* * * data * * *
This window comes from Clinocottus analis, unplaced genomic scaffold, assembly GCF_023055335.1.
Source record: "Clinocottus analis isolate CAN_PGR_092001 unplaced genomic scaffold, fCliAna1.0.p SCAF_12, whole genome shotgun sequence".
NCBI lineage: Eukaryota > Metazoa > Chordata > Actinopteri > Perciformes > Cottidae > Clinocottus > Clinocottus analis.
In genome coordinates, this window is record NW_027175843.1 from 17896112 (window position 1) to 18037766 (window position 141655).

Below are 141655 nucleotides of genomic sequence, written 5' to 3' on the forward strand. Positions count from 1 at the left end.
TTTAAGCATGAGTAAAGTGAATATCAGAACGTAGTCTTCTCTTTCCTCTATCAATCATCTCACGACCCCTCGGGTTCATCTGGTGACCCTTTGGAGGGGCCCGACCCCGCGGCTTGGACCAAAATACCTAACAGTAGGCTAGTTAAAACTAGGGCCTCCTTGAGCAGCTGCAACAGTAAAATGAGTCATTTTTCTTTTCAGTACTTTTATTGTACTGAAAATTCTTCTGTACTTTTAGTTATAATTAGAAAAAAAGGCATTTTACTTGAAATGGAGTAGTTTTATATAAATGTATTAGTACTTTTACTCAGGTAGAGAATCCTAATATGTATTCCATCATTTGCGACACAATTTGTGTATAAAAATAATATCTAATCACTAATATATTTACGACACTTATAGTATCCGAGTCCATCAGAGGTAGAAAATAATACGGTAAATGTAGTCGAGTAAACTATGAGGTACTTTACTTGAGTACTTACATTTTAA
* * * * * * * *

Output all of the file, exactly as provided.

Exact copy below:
This window comes from Clinocottus analis, unplaced genomic scaffold, assembly GCF_023055335.1.
Source record: "Clinocottus analis isolate CAN_PGR_092001 unplaced genomic scaffold, fCliAna1.0.p SCAF_12, whole genome shotgun sequence".
NCBI lineage: Eukaryota > Metazoa > Chordata > Actinopteri > Perciformes > Cottidae > Clinocottus > Clinocottus analis.
In genome coordinates, this window is record NW_027175843.1 from 17896112 (window position 1) to 18037766 (window position 141655).

Below are 141655 nucleotides of genomic sequence, written 5' to 3' on the forward strand. Positions count from 1 at the left end.
TTTAAGCATGAGTAAAGTGAATATCAGAACGTAGTCTTCTCTTTCCTCTATCAATCATCTCACGACCCCTCGGGTTCATCTGGTGACCCTTTGGAGGGGCCCGACCCCGCGGCTTGGACCAAAATACCTAACAGTAGGCTAGTTAAAACTAGGGCCTCCTTGAGCAGCTGCAACAGTAAAATGAGTCATTTTTCTTTTCAGTACTTTTATTGTACTGAAAATTCTTCTGTACTTTTAGTTATAATTAGAAAAAAAGGCATTTTACTTGAAATGGAGTAGTTTTATATAAATGTATTAGTACTTTTACTCAGGTAGAGAATCCTAATATGTATTCCATCATTTGCGACACAATTTGTGTATAAAAATAATATCTAATCACTAATATATTTACGACACTTATAGTATCCGAGTCCATCAGAGGTAGAAAATAATACGGTAAATGTAGTCGAGTAAACTATGAGGTACTTTACTTGAGTACTTACATTTTAA